Cassie: Gorilla Tango Theatre is a wonderful venue that partners with artists who want to produce a show (all kinds of shows!) and has a unique model that allows the artist to partner with the venue for success. With GTB in residence, there can be some great cross-pollination of audiences learning about other opportunities to enjoy live theater.

Eric – TPB: It looks like GTB offers classes; can you tell us about that?

Cassie: The class offerings currently don’t include burlesque classes, but there are other great performing arts topics offered by the venue’s management team.

Eric – TPB: Cassie, With communities getting gradually more and more politically bi-polar, has that made marketing a harder task? Does GTB get negative feedback from ignorant non-creative types?

Cassie: The response from those who have seen the shows is overwhelmingly positive—they understand what we have to offer and appreciate the actresses and the shows. Unfortunately, there are always people who display their ignorance—usually on social media where they can be relatively anonymous. Many times, they are showing us how uncomfortable they are with their bodies or with women in general. It is sad. The negative thoughts are more a reflection of how they feel about themselves and not about us.


Eric – TPB: If a creative type out there wanted to break into any aspect of the business (from writing to performing to stagecraft) – what advice would you give them?

Erica: I love giving advice to newcomers in the scene. I think across the board, no matter what aspect of the business you are in, the following advice applies: Be true to yourself. Do the art that you love to do. Don’t be afraid of failure or taking risks. Know that it is ok to have a strong voice and opinion. Hold yourself to a high standard and always strive to improve. Get ready to work and give it your all. Listen to your gut; if you find yourself in a bad situation—get out of it. Fight for yourself and your art. Be nice to people. Respect others and don’t be a jerk. Know that everyone’s voice in this world is important. Pay special attention to the people you enjoy working with, and find other ways to work with them.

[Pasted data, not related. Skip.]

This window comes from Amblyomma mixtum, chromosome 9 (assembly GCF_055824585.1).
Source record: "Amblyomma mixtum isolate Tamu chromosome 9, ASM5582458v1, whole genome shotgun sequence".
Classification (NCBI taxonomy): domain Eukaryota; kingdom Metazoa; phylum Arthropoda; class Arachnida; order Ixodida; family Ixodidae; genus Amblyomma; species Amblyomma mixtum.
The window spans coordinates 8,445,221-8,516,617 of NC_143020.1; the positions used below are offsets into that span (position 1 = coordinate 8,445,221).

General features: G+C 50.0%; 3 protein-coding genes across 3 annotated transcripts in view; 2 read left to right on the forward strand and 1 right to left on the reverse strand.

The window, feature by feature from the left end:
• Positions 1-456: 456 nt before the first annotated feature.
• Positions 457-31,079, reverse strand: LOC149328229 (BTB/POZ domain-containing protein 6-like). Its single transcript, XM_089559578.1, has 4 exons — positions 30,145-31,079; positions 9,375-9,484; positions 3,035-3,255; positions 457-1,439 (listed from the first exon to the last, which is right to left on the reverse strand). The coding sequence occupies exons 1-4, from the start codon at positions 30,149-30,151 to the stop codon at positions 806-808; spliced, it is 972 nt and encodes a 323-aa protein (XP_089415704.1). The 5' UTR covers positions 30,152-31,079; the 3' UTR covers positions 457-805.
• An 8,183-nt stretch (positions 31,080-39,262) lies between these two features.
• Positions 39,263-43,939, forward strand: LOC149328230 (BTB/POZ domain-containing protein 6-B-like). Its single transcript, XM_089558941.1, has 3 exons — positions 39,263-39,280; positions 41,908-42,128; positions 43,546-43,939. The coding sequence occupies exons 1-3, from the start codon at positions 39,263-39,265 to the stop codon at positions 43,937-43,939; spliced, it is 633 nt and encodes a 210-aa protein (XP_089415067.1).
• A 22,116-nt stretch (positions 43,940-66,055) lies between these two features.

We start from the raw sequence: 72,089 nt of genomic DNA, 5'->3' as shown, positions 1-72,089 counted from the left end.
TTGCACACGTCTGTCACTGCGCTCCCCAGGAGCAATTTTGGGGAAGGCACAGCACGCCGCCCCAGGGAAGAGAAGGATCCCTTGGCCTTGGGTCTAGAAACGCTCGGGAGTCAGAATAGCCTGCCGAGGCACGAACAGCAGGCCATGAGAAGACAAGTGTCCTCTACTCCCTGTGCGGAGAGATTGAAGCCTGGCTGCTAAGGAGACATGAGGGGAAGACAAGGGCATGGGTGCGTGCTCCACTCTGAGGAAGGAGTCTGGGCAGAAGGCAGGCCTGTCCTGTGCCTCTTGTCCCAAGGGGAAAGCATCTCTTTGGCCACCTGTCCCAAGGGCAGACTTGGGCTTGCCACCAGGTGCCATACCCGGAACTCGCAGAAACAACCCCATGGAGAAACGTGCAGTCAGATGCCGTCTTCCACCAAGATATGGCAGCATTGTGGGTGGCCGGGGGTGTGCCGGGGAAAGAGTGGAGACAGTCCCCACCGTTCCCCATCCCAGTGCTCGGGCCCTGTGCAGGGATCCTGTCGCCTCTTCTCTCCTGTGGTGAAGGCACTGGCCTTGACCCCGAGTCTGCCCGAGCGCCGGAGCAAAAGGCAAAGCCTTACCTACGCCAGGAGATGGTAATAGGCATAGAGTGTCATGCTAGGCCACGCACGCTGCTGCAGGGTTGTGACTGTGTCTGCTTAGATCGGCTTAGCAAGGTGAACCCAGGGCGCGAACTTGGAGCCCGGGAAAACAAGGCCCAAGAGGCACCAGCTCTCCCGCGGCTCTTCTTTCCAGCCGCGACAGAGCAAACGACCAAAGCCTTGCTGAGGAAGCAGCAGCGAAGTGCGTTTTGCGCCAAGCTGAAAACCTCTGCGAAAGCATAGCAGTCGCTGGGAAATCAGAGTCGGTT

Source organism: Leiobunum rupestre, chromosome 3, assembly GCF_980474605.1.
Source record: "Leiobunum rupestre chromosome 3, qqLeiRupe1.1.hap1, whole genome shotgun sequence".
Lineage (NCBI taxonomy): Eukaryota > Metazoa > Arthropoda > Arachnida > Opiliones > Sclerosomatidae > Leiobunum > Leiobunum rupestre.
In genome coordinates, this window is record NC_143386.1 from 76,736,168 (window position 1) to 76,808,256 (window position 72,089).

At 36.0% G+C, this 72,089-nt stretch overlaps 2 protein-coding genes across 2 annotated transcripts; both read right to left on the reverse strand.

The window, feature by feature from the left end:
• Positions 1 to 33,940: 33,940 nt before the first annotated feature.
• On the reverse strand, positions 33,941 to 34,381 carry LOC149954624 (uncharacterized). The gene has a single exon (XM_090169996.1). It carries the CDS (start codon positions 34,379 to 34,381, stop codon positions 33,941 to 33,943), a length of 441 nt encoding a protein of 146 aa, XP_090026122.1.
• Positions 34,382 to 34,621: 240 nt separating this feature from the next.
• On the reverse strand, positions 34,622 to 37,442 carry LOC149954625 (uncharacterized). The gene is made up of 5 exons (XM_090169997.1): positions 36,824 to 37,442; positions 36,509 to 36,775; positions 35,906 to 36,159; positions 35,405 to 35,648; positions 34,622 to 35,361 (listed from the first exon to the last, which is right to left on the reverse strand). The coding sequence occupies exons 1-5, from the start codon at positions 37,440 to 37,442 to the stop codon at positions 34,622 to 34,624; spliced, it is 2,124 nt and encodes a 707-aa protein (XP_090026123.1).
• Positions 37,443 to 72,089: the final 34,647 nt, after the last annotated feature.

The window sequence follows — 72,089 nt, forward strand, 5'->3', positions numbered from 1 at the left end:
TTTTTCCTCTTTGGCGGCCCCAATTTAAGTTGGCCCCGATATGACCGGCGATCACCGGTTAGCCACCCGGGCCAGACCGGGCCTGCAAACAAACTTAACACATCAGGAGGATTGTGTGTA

I’ve had a hearty career over the last 14 years in Chicago, both in the dance and comedy worlds, and it is almost entirely because of the reputation I have built and the relationships I have developed over the years.

Kaitlin: I would say GO FOR IT! Trust yourself! A lot of women are usually hesitant to try burlesque because you really are baring it all on stage, which can be very scary. If you can trust yourself enough to come to just an audition, I guarantee you will understand what all our ladies rave about. GTB is a family. A nerdy, sexy family.

Cassie: Erica & Kaitlin give great advice and I’d add only one more thing. Win, lose or draw—hold your head high and have confidence in who you are. We all fall down at some point (usually many times throughout a life and career). Your confidence, skills, passion and support team will help you pick yourself up and try again. Enjoy the journey!


Eric – TPB: What kind of creative awesomeness is coming down the road for GTB?

Kaitlin: We will open our next new production, a Return of the Jedi Burlesque, in September of this year.

Cassie: And if you want to find out about upcoming shows—either for tickets or auditions—“Like” our page on Facebook and/or follow us on Twitter: @GTangoBurlesque for news!

Eric – TPB: Shameless plug time – any GTB / GTT projects coming up or personal projects that we can let the readers know about?

Cassie: Be careful of giving a marketer the opportunity to give a shameless plug, LOL!

Just wanted to remind everyone of our current schedule of shows in residence at Gorilla Tango Theatre, 1919 N Milwaukee Ave, Chicago in the Bucktown neighborhood. Easy street parking and it is right at the blue line (Western Stop on Northside) and buses (both the Western and Armitage buses stop within one block).

Friday nights:

9:00pm The Rack of Khan: a Star Trek Burlesque

10:30pm TEMPLE OF BOOBS: An Indiana Jones Burlesque

Saturday nights:

9:00pm A Nude Hope: a Star Wars Burlesque

10:30pm The Empire Brings Sexy Back: a Star Wars Burlesque Sequel

11:59pm HOLY BOUNCING BOOBIES! A Batman Burlesque

Tickets are only $25—book online at and there is a cash bar at the theater!

We also do special rates & perks for groups for your graduation, bachelor/bachelorette, or birthday parties. Just call us at 773-598-4549 for details.

Hope to see you soon!

Eric – TPB: Thank you so much for speaking with us  – Thank you for what you are doing for the Geek community and good luck on the upcoming season!